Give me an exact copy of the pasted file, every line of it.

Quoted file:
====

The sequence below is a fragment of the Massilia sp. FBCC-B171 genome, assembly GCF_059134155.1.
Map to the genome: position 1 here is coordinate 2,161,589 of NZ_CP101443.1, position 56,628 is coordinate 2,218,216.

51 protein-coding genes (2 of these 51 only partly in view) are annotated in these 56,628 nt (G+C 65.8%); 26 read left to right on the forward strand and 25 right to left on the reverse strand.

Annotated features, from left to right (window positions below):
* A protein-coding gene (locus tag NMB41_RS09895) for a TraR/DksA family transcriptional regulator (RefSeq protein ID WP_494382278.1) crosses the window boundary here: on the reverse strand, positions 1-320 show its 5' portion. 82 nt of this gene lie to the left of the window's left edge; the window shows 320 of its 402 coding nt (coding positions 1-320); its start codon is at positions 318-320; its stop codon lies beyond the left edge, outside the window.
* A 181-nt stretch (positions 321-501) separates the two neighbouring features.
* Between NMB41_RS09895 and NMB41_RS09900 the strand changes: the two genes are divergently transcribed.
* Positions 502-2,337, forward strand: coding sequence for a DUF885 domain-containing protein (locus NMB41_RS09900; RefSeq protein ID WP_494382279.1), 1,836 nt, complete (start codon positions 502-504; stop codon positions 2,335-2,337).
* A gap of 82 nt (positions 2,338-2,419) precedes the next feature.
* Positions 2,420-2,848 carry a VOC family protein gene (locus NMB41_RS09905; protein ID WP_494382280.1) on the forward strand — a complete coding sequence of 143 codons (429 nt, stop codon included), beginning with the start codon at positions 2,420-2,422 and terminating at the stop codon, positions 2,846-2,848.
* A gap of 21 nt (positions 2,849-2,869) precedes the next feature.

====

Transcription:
The sequence below is a fragment of the Massilia sp. FBCC-B171 genome, assembly GCF_059134155.1.
Map to the genome: position 1 here is coordinate 2,161,589 of NZ_CP101443.1, position 56,628 is coordinate 2,218,216.

51 protein-coding genes (2 of these 51 only partly in view) are annotated in these 56,628 nt (G+C 65.8%); 26 read left to right on the forward strand and 25 right to left on the reverse strand.

Annotated features, from left to right (window positions below):
* A protein-coding gene (locus tag NMB41_RS09895) for a TraR/DksA family transcriptional regulator (RefSeq protein ID WP_494382278.1) crosses the window boundary here: on the reverse strand, positions 1-320 show its 5' portion. 82 nt of this gene lie to the left of the window's left edge; the window shows 320 of its 402 coding nt (coding positions 1-320); its start codon is at positions 318-320; its stop codon lies beyond the left edge, outside the window.
* A 181-nt stretch (positions 321-501) separates the two neighbouring features.
* Between NMB41_RS09895 and NMB41_RS09900 the strand changes: the two genes are divergently transcribed.
* Positions 502-2,337, forward strand: coding sequence for a DUF885 domain-containing protein (locus NMB41_RS09900; RefSeq protein ID WP_494382279.1), 1,836 nt, complete (start codon positions 502-504; stop codon positions 2,335-2,337).
* A gap of 82 nt (positions 2,338-2,419) precedes the next feature.
* Positions 2,420-2,848 carry a VOC family protein gene (locus NMB41_RS09905; protein ID WP_494382280.1) on the forward strand — a complete coding sequence of 143 codons (429 nt, stop codon included), beginning with the start codon at positions 2,420-2,422 and terminating at the stop codon, positions 2,846-2,848.
* A gap of 21 nt (positions 2,849-2,869) precedes the next feature.